For many, due to the inculcation of this archetype of Blackness through the media, their peers and authority figures, and other socialization agents in their lives, these harmful definitions of Blackness become internalized and taken as natural instead of recognizing the socially constructed nature of the maintenance and origins of these damaging labels. Black students are more likely to experience impostor syndrome, the thinking about one’s self that they do not belong in college. Thinking that someone, somewhere, must have made a mistake and approved their application by accident. That they don’t really have what it takes to be a college student, much less a college graduate.
This leaves Black college students not only dealing with the stresses of the everyday requirements of a college student, but compounds upon those stresses, the expectations (or lack thereof) of society. They are trying to listen and learn while simultaneously combating the stereotype threat externally, and the internal struggles of their double consciousness. One need only look at the median GPAs and retention numbers of our Black students, especially Black male students, to see the real-world effects of these burdens.
Which brings about another burden. One that falls on faculty and administrators alike. Understanding, recognizing, and where possible, mitigating conditions that are adverse to learning. Healthy learning environments are nothing new for faculty and administrators. We readily accommodate students with alternate learning needs, access issues, and other barriers to learning to deliver learning environments and lessons that meet students where they are. This requires an understanding of the struggles that our students face. In the case of our Black students, they too face all of the issues that any other college students might, or not, but universally deal with the societal and psychological barrier to learning that is double-consciousness. Lacking the privilege of simply being college students, they are Black college students whom society expects to fail. In pursuit of equity, our burden as shepherds of their higher education is to also understand, recognize, and where possible, mitigate this specific issue.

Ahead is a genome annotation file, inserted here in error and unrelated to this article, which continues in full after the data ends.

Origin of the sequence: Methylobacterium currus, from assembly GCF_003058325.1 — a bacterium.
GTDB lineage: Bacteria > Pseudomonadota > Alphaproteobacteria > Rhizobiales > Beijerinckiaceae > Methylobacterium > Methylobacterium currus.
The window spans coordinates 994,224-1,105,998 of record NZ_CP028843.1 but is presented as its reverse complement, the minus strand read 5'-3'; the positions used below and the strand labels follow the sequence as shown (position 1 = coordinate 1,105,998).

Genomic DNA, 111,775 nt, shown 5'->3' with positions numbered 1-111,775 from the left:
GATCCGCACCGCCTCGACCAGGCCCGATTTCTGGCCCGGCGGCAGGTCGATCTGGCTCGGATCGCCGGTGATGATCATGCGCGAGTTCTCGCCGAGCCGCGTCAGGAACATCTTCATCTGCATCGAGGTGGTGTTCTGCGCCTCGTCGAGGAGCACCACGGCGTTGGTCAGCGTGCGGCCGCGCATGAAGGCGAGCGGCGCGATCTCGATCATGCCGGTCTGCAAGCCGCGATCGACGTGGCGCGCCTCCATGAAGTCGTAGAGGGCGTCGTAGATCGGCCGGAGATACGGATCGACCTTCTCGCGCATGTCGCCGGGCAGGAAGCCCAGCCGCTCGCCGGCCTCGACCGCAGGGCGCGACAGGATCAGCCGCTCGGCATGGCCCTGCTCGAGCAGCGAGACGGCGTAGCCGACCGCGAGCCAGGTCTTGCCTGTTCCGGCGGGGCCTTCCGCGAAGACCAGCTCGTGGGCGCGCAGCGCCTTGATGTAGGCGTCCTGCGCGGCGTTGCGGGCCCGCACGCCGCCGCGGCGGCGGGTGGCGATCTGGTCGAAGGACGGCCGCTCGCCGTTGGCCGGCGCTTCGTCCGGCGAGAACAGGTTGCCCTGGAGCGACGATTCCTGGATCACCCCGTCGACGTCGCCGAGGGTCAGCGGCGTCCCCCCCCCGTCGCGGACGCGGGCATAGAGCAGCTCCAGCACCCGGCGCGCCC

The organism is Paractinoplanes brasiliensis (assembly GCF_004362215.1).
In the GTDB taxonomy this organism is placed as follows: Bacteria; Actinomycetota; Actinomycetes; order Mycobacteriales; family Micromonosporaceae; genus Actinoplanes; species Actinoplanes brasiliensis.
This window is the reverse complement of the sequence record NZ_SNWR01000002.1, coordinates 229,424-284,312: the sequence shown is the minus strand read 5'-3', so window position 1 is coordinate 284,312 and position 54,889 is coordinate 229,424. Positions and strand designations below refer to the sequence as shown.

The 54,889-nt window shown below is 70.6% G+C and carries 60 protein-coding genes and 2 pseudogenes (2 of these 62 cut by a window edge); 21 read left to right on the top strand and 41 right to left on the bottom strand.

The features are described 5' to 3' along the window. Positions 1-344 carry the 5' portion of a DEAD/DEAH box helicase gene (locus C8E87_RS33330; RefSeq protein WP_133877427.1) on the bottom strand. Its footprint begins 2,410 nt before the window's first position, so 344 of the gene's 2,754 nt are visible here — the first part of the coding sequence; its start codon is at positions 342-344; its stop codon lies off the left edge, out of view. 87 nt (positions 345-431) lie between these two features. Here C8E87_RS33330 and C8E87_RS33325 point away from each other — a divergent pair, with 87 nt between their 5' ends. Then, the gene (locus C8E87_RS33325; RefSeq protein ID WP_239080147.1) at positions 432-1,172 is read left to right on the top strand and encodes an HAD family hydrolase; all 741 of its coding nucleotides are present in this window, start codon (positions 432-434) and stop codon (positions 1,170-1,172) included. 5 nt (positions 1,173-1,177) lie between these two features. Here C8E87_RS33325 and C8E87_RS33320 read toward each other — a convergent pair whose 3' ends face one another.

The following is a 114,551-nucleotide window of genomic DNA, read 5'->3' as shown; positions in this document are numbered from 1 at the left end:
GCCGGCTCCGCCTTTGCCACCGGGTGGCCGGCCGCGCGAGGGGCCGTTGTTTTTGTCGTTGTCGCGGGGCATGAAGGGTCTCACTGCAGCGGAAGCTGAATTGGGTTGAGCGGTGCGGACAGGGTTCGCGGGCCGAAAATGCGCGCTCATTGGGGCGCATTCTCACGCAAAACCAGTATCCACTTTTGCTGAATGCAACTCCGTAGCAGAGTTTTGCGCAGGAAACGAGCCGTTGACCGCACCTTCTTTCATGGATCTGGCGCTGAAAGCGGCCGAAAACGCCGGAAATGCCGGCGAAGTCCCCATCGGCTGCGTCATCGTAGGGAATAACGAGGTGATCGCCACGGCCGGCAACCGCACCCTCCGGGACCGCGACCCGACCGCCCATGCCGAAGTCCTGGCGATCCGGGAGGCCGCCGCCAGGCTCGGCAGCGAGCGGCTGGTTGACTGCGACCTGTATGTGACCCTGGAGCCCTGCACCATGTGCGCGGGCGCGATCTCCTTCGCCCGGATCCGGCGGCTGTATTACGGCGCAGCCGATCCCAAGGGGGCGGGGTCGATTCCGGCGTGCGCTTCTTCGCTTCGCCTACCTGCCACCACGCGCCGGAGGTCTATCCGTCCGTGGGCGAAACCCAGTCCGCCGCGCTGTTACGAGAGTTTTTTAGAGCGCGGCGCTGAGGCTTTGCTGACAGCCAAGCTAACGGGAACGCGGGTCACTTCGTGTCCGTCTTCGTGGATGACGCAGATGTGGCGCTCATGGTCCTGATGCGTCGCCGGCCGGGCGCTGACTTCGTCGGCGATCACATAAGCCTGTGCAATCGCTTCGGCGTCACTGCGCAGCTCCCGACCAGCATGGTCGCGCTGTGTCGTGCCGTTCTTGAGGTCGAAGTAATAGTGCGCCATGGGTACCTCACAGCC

I would argue the most important step is understanding the existence and effects of double-consciousness. To better understand our students, their lives, their challenges and dreams, allows us to better teach them to understand not only the lessons, but themselves. Higher education spaces should be spaces where all students can simply focus on learning, establishing social and cultural capital, and developing as adults. Faculty can further this goal by incorporating materials and lessons from Black academics which shines a light on the contributions of Black people to global knowledge. When Black students see themselves reflected in the materials that they study, this contradicts the societal message that they do not belong. When all other students are exposed to these materials, it helps to combat the lack of education of Black Americans’ contributions to society that is missing from most high school curriculums. Administrators can further this goal by purposefully and deliberately recruiting and retaining Black faculty across the college. There are numerous reasons why our faculty should be representative of our communities. When students see and are taught by faculty who look like they do, this too helps to combat the impostor syndrome that many of them feel. The added benefit of Black faculty for our Black students is that they intimately understand the double-consciousness that they experience.
Higher education alone cannot solve generations-long social problems such as this one, but we can be part of the solution. Equity is achieved when people have their unique needs met to overcome obstacles. Justice is achieved when the obstacles themselves are eliminated. On our journey towards justice, understanding and addressing the unique needs of all of our students, in this case our Black students, is a moral imperative.
Du Bois, W. E. Burghardt. “Strivings of the Negro People.” The Atlantic, Atlantic Media Company, 24 June 2020, www.theatlantic.com/magazine/archive/1897/08/strivings-of-the-negro-people/305446/.